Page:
As support for the death penalty has waxed and waned over the years, the views of the major U.S. political parties, as reflected in their national convention platforms, has changed. To track those changes, DPIC has created a new resource presenting the Democratic and Republican party platform positions on crime and the death penalty from 1960 to 2016. With the most recent views of both the Republican and Democratic parties expressed in their 2016 platforms, the new page now reflects changing views on the death penalty throughout the modern era of capital punishment, as well as in the decade leading up to the Supreme Court’s 1972 decision in Furman v. Georgia striking down death penalty laws across the country. This year, the Republican party platform “condemn[s]” the U.S. Supreme Court for what the platform calls the “erosion of the right of the people to enact capital punishment.” The draft of the Democratic party convention, expected to be adopted July 25, calls for abolition of the death penalty, which it says “has no place in the United States of America.” To provide context for the changing platforms, the page provides public opinion data on the death penalty from Gallup polling since 1960, and opinion by party affiliation since Gallup first began providing that information in 1988. Alongside that data, it includes an Index of Death Penalty Public Opinion developed by Professor Frank Baumgartner at the University of North Carolina, Chapel Hill. (Click image to enlarge.)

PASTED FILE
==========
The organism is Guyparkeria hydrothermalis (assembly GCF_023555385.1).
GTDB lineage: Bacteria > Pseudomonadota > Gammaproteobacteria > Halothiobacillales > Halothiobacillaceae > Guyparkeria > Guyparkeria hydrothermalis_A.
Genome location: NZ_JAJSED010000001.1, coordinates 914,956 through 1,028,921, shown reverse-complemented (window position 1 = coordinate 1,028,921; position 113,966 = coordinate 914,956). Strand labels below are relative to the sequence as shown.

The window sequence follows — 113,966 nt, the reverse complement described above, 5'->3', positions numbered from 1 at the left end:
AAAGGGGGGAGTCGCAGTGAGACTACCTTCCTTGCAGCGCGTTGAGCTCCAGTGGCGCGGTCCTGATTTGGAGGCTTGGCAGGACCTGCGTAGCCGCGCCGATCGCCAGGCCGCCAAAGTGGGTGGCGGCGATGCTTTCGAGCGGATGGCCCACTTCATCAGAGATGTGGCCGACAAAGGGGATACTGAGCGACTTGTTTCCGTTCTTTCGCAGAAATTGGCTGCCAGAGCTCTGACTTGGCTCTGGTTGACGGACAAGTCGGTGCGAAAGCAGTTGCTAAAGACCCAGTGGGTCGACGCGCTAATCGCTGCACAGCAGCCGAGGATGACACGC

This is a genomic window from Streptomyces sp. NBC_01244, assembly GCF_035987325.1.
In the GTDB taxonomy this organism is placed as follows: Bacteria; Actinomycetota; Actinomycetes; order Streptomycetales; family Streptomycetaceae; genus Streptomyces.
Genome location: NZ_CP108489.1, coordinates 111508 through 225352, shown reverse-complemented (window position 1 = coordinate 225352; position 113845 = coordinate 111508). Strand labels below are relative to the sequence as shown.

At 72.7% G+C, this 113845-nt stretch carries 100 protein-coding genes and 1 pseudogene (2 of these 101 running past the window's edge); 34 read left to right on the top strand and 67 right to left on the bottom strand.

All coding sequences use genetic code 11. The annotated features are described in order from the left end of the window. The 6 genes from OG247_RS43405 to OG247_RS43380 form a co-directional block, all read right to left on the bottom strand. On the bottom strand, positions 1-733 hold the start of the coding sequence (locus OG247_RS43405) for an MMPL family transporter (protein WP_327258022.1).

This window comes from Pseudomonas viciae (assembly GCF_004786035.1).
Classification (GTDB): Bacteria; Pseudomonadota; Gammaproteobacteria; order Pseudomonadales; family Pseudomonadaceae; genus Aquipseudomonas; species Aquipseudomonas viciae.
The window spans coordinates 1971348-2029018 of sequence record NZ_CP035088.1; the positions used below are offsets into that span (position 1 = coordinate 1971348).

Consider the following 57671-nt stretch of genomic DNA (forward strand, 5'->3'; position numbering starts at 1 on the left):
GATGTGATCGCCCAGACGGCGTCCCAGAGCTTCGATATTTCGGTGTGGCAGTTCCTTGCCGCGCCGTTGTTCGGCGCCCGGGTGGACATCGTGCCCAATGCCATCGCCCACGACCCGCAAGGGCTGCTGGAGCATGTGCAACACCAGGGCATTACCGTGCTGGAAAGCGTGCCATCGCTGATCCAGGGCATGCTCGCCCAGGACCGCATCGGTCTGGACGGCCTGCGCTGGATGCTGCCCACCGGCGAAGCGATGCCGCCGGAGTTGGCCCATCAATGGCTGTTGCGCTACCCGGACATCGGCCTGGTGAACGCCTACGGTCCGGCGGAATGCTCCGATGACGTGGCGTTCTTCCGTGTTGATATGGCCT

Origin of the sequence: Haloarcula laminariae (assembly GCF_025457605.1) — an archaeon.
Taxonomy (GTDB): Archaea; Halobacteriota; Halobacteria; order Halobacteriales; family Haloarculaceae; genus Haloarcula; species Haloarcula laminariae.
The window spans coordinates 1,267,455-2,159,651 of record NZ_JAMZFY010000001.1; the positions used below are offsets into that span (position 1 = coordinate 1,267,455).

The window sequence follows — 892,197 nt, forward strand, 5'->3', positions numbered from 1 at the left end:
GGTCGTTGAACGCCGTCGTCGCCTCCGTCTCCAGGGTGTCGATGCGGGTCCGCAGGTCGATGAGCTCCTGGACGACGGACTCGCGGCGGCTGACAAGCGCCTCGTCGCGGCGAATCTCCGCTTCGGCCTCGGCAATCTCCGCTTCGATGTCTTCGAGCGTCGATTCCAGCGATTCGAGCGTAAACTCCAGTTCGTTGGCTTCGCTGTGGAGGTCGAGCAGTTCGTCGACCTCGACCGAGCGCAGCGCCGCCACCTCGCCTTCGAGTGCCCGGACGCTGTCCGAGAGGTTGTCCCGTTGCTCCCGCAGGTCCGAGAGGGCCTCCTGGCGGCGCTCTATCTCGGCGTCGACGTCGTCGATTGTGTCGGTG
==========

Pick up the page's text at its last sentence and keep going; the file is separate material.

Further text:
Neither party specifically referenced the death penalty from 1960 to 1972, until the Democrats, shortly after the issuance of the Furman decision, called for abolition. The first Republican platform in this period to discuss capital punishment was in 1976, when it stated, “Each state should have the power to decide whether it wishes to impose the death penalty for certain crimes.” While the Republican party has consistently maintained its support for the death penalty, including a call for the reinstatement of the federal death penalty in 1988, the stance of the Democratic party has varied. After leaving the death penalty out of its platform for 20 years, Democrats promoted the expansion of the death penalty in 1996 and 2000, stated it “must not be arbitrary” in 2008 and 2012, and this year, as support for the death penalty among Democrats at large continued to fall, returned to its stance of 44 years ago, supporting the abolition of capital punishment.

(Posted by DPIC, July 22, 2016.) See Public Opinion.